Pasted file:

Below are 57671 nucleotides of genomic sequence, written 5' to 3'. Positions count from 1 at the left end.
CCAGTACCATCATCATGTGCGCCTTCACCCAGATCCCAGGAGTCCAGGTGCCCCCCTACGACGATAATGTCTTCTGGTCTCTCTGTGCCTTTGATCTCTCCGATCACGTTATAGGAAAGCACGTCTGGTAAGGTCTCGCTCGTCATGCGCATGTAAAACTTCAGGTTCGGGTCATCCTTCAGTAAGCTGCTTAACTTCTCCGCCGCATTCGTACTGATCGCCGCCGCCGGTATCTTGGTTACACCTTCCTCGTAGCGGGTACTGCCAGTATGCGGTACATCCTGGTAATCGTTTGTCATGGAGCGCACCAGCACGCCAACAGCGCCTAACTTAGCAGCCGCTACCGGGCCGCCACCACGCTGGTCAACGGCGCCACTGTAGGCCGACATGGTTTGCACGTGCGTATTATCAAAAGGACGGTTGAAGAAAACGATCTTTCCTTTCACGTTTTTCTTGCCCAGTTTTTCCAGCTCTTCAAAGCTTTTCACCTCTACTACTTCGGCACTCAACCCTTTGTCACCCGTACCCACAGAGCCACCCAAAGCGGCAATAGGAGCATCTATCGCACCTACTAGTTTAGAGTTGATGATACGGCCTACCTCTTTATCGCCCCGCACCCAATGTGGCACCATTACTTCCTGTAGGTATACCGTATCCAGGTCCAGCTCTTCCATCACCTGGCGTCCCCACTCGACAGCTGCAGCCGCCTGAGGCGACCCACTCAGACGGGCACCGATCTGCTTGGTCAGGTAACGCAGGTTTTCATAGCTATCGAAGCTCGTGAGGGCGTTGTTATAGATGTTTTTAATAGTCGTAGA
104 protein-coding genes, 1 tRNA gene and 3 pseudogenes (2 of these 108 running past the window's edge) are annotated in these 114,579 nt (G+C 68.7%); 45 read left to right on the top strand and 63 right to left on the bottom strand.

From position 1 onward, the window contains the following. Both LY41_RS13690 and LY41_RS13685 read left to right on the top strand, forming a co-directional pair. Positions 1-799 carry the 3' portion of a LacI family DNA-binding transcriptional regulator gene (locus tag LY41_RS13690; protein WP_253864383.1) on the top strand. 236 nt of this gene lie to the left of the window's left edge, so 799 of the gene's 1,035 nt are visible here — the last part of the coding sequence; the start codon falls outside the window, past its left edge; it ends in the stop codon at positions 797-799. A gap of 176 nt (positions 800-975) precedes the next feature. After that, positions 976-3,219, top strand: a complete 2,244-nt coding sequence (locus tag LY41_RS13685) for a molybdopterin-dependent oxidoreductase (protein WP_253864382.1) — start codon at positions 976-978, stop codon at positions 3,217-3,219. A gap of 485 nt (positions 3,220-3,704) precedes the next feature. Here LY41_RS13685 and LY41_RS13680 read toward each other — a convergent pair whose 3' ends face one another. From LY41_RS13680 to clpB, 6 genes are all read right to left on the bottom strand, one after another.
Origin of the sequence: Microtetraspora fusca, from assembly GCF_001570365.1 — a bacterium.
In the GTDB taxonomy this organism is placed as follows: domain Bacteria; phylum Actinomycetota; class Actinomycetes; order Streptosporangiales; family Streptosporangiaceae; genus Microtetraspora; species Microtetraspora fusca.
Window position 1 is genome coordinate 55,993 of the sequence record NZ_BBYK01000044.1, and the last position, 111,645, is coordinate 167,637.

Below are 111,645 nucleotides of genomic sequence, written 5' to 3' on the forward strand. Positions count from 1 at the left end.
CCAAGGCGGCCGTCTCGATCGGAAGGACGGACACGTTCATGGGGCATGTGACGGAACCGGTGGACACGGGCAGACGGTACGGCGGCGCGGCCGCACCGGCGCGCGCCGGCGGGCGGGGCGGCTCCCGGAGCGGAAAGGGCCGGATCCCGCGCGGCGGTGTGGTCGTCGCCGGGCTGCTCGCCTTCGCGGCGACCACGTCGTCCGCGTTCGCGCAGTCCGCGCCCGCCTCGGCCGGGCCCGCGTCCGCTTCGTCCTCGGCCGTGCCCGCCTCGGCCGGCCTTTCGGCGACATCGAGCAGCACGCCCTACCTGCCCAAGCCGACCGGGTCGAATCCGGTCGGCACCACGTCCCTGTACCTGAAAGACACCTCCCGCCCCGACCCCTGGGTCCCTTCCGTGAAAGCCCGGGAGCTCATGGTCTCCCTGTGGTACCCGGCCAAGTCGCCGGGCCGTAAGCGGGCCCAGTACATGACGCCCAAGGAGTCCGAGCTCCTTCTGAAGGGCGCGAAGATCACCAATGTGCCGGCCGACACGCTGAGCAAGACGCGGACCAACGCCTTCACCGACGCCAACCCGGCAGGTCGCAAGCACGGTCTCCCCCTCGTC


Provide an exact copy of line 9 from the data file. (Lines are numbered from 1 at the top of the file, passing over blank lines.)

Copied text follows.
CCAAGGCGGCCGTCTCGATCGGAAGGACGGACACGTTCATGGGGCATGTGACGGAACCGGTGGACACGGGCAGACGGTACGGCGGCGCGGCCGCACCGGCGCGCGCCGGCGGGCGGGGCGGCTCCCGGAGCGGAAAGGGCCGGATCCCGCGCGGCGGTGTGGTCGTCGCCGGGCTGCTCGCCTTCGCGGCGACCACGTCGTCCGCGTTCGCGCAGTCCGCGCCCGCCTCGGCCGGGCCCGCGTCCGCTTCGTCCTCGGCCGTGCCCGCCTCGGCCGGCCTTTCGGCGACATCGAGCAGCACGCCCTACCTGCCCAAGCCGACCGGGTCGAATCCGGTCGGCACCACGTCCCTGTACCTGAAAGACACCTCCCGCCCCGACCCCTGGGTCCCTTCCGTGAAAGCCCGGGAGCTCATGGTCTCCCTGTGGTACCCGGCCAAGTCGCCGGGCCGTAAGCGGGCCCAGTACATGACGCCCAAGGAGTCCGAGCTCCTTCTGAAGGGCGCGAAGATCACCAATGTGCCGGCCGACACGCTGAGCAAGACGCGGACCAACGCCTTCACCGACGCCAACCCGGCAGGTCGCAAGCACGGTCTCCCCCTCGTC